Prominent figures even began calling for people to vacation in Crimea rather than Turkey from now on.
“It’s better to vacation in Crimea than in Turkey,” VTB bank head Andrei Kostin told Russia media on Nov. 25.
Oddly, Kostin made no mention of the fact that the Russian-occupied peninsula had next to no electricity after unknown saboteurs blew up power lines to finally sever Ukraine’s energy links with the occupied territory.
That move was the second instance of someone standing up to Putin in the past week.
Human rights activist Halya Coynash told the Kyiv Post that a Ukrainian blockade of the peninsula had apparently triggered more visits by Russia’s Federal Security Service to the relatives of Crimean Tatar leaders.
While she expressed uncertainty about whether Russia would target Crimean Tatars to take revenge on Turkey, she said it couldn’t be ruled out.
“I doubt if it would be as direct as hate Turkey, attack Crimean Tatars. On the other hand, they’re already pushing all kinds of lies about Crimean Tatars recruiting for ISIS. Since (Kremlin spokesman Dmitry) Peskov has apparently just waffled about ‘not excluding’ a terrorist threat from Turkey, then I’d probably expect that line to be pushed even more strongly (in connection with the Crimean Tatars),” Coynash said.
Turkey has expressed support for the Crimean Tatars and had condemned Russia’s annexation of the peninsula from the get-go. It also spoke out against Russia’s bombing of Turkmen fighters near the border with Syria in recent weeks. Now that Russia has increased airstrikes in that area, it seems the chances of success for an international coalition to fight ISIS are quite low.
Dmitry Gorenburg of Harvard University’s Davis Center for Russian and Eurasian Studies told the Kyiv Post that a great deal will depend on “how he (Putin) plays it and how the rest of the world reacts.”
“My impression is that most of the international community, including both leaders and analysts, see the downing as an overreaction by Turkey,” Gorenburg said. “Erdogan has not made many friends in recent years, and his international image is only a little better than Putin’s.”
Russia has spun the incident as being tied directly to terrorism, the one area where the Kremlin has been able to bond with the West after the attacks on Paris on Nov. 13.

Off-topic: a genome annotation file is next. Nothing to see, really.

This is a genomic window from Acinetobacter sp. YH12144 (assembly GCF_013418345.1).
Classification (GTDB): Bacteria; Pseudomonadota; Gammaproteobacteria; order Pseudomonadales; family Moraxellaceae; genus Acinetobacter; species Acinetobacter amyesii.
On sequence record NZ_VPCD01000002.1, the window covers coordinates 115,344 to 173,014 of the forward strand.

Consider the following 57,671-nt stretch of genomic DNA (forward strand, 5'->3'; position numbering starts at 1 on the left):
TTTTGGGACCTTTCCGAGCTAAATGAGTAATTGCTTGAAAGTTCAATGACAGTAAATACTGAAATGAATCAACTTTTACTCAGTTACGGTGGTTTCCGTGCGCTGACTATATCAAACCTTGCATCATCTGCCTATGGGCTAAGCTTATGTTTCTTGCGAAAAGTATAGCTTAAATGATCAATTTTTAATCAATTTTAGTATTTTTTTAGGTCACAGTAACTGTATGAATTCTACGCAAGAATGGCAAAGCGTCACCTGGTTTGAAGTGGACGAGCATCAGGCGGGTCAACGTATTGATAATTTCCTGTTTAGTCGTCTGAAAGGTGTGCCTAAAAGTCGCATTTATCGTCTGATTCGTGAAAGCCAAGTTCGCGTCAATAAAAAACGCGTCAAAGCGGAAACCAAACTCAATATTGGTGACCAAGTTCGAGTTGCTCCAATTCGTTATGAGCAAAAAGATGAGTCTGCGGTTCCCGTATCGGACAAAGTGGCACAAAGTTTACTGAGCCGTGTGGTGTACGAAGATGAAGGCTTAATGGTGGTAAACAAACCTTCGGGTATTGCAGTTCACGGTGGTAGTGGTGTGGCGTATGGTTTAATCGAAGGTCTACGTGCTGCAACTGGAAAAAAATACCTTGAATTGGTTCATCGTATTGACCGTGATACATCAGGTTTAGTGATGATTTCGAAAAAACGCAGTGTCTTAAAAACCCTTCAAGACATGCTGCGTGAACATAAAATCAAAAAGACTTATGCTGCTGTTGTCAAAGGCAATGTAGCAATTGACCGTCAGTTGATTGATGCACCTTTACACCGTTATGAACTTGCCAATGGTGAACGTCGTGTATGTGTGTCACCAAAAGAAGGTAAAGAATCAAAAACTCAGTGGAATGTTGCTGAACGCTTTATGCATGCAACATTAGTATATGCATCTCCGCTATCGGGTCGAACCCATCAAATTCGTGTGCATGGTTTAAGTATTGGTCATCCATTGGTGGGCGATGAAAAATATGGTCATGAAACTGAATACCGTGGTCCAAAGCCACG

French President Francois Hollande – who has called for the lifting of sanctions against Russia – was due to meet with Putin on Nov. 26 for talks on closer cooperation in Syria.
The U.S. has also appeared to be warming up to Russia lately.
On Nov. 25, the U.S. Department of State partially lifted sanctions against Rosoboronexport, Russia’s state weapons exporter, for the service of Mi-17 helicopters in Afghanistan “for the purpose of combating terrorism and violent extremism globally.”
It perhaps comes as no surprise then that Western leaders’ reactions to the Turkey incident were quite restrained. U.S. President Barack Obama said Turkey was “within its rights to defend its airspace,” but he stopped short of blaming or criticizing Russia.
NATO chief Stoltenberg was equally restrained, expressing support for Turkey but calling for calm above all else.
Some saw the West’s response as a sign that the international community simply wasn’t ready to stand up to the Kremlin.
“Russia’s generally shallow response to Turkey’s downing of a Russian bomber jet reveals that, indeed, Putin is taken aback when confronted with resolution and boldness. Deep in his heart, Putin is a coward; shame that the West seems to be even worse than this,” Anton Shekhovtsov of the Legatum Institute wrote on Facebook.
Protesters take part in a protest outside the Turkish Embassy in Moscow. on Nov. 25. Turkey shot down a Russian war plane that entered its airspace near the Syrian border on Nov. 24. Russian President Vladimir Putin warned Ankara that the “stab in the...
A protester waves Turkey’s national flag as he and others shout slogans in front of Russia’s consultate in Istanbul during a demonstration against Russia’s Syria policy on Nov. 24 in Istanbul. (AFP)